Monday, June 19, 2017

The Case for Revelation Being Written Under Domitian's Reign

Jonathan Knight (Revelation, Sheffield: Sheffield Academic Press, 1999) concludes that the book of Revelation was written "in the last decade of the first century CE at some point before the murder of Domitian in 96 CE" (page 19). He makes this conclusion for reasons that are listed below:

(1) Papias of Hierapolis (ca. 70-163 CE) knew the Apocalypse and he lived during the reign of Emperor Hadrian (117-138 CE). The evidence from Papias places the book's date in the first century CE.

(2) Justin Martyr (150 CE) and Irenaeus (ca. 185) both
were familiar with the Apocalypse of John (Die
Offenbarung des Johannes
). Thus the book was already
being used by Christians prior to that time.

(3) Irenaeus writes that the book of Revelation was produced near the end of Domitian's reign (around 96 CE).

(4) Eusebius of Caesarea observes that John was sent to Patmos by Domitian (Hist. Eccl. 3.18.1).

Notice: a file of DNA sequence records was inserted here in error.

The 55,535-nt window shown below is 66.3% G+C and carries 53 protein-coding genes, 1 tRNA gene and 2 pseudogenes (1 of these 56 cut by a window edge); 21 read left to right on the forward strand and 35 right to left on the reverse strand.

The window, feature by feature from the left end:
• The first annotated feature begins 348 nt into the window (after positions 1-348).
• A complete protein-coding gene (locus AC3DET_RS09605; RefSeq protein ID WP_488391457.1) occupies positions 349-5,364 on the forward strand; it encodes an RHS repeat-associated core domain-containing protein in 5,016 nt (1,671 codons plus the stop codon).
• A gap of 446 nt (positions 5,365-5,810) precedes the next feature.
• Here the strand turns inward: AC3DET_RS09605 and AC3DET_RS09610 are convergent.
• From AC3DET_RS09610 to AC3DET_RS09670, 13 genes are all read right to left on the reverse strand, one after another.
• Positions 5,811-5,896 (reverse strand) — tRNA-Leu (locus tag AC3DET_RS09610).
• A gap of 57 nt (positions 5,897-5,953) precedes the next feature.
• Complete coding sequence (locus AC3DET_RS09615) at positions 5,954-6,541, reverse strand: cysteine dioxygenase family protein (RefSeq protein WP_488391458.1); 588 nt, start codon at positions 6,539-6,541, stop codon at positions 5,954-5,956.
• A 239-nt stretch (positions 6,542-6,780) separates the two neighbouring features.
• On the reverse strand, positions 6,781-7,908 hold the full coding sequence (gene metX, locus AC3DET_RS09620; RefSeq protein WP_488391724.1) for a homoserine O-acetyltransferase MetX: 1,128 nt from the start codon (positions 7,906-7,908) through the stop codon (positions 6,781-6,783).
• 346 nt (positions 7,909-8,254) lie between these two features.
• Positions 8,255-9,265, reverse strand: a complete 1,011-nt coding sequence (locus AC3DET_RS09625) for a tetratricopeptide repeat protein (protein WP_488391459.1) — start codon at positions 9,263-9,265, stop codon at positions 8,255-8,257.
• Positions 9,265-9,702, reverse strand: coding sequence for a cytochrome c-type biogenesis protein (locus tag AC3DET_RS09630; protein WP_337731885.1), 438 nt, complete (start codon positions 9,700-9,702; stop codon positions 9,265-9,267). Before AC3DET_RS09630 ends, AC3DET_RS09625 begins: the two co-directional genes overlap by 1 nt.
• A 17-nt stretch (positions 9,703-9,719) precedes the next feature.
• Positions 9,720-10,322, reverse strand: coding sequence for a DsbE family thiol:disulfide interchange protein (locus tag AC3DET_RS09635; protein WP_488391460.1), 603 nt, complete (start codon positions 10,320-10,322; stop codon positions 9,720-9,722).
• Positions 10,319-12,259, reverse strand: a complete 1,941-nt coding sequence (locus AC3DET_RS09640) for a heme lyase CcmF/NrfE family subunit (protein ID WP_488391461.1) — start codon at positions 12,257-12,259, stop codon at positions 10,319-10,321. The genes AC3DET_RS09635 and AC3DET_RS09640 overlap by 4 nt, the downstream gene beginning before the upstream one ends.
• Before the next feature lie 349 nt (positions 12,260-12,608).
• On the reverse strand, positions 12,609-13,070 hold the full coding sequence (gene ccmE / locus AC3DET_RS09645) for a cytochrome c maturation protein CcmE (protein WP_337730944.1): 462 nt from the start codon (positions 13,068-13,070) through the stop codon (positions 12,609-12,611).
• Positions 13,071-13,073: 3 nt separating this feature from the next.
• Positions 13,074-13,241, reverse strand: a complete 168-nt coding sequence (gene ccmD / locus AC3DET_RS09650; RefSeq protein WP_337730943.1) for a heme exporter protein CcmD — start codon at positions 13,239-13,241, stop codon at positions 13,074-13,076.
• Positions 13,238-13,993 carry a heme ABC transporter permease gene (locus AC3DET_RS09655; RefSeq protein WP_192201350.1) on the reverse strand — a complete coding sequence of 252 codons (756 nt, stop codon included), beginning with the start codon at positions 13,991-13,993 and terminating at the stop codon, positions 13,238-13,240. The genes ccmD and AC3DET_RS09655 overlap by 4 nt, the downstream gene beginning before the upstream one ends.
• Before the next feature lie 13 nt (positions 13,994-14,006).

In addition to Knight's proposal for the date of
Revelation, G.K. Beale (Revelation, Cambridge:
Paternoster Press, 1999) also thinks that Revelation
was written around 96 CE. He makes this proposal:

"Therefore, a date during the time of Nero is possible
for Revelation, but the later setting under Domitian
is more probable in the light of the evidence in the
book for an expected escalation of emperor worship in
the near future and especially the widespread,
programmatic legal persecution portrayed as imminent
or already occurring in Revelation 13, though the
letters reveal only spasmodic persecution" (page 9).

All in all, while there may be some debate about
when Revelation was written, I think a good case can
be made for the 96 CE date.

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